Following a pop culture staple like “2001: A Space Odyssey” is no easy feat even for its author, as we see here. Although it’s a direct sequel, Arthur C. Clarke chose to follow the sequence of events from the Stanley Kubrick film version (well, both screenplay and novel were developed simultaneously), which makes for several jarring adjustments. Not to mention the fact that the characters here are severely under-developped, and that returning character Heywood Floyd isn’t a particular engaging individual nor does he seem to have any real purpose aboard the Leonov except to stay out of the way. That being said, Clarke’s flirtation with metaphysics and his expansion of the universe he first introduced in the first novel is intellectually stimulating, pondering (much like the first one) the very meaning of life and where it may be headed. Additionally, the novel has several unexpected twists along the way that make for an experience comfortably lodged somewhere between pulpy, page-turning best-seller and unapologetically advanced technical and scientific briefing, with Clarke’s sophisticated hand guiding even a scientifically restricted reader like myself across complicated theorems and theories. Ultimately it’s a bit disappointing, but only when considered in the shadow of its predecessor, and suggests this literary universe has plenty more to offer a voracious reader.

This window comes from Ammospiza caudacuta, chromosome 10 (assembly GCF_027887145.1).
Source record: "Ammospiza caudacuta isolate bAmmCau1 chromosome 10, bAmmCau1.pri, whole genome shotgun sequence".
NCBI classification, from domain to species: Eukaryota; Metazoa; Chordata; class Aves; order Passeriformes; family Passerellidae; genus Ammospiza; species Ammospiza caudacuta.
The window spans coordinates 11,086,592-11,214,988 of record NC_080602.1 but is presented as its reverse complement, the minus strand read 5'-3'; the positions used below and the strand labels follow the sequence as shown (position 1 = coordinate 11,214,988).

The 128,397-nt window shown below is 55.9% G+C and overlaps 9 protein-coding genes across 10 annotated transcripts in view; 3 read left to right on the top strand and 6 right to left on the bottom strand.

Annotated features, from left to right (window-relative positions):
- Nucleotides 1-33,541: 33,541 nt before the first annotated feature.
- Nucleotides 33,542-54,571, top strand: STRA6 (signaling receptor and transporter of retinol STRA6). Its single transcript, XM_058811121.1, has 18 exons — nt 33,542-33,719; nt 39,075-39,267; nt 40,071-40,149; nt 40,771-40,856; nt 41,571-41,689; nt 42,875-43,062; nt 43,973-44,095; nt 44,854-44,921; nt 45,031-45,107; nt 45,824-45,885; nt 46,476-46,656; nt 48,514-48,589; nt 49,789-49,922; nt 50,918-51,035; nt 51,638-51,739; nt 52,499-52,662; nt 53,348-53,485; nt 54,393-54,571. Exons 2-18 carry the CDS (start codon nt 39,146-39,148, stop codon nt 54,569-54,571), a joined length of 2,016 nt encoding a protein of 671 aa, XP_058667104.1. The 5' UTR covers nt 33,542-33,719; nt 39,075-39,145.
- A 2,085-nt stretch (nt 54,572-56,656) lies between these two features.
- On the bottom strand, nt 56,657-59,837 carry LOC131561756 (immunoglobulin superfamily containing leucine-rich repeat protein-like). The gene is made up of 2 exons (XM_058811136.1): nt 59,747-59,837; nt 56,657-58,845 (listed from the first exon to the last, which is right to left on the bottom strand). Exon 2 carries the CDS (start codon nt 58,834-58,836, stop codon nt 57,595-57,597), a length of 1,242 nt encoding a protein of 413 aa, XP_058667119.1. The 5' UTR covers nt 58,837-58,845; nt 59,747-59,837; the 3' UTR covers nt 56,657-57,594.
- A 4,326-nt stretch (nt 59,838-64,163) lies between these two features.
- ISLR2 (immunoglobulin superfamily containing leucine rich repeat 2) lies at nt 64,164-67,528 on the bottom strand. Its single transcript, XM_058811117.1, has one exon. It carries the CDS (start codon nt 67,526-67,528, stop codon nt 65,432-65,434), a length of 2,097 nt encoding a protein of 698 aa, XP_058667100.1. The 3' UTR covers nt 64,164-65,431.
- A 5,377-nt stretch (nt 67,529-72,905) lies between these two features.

Rating: ★★★★ (out of 5)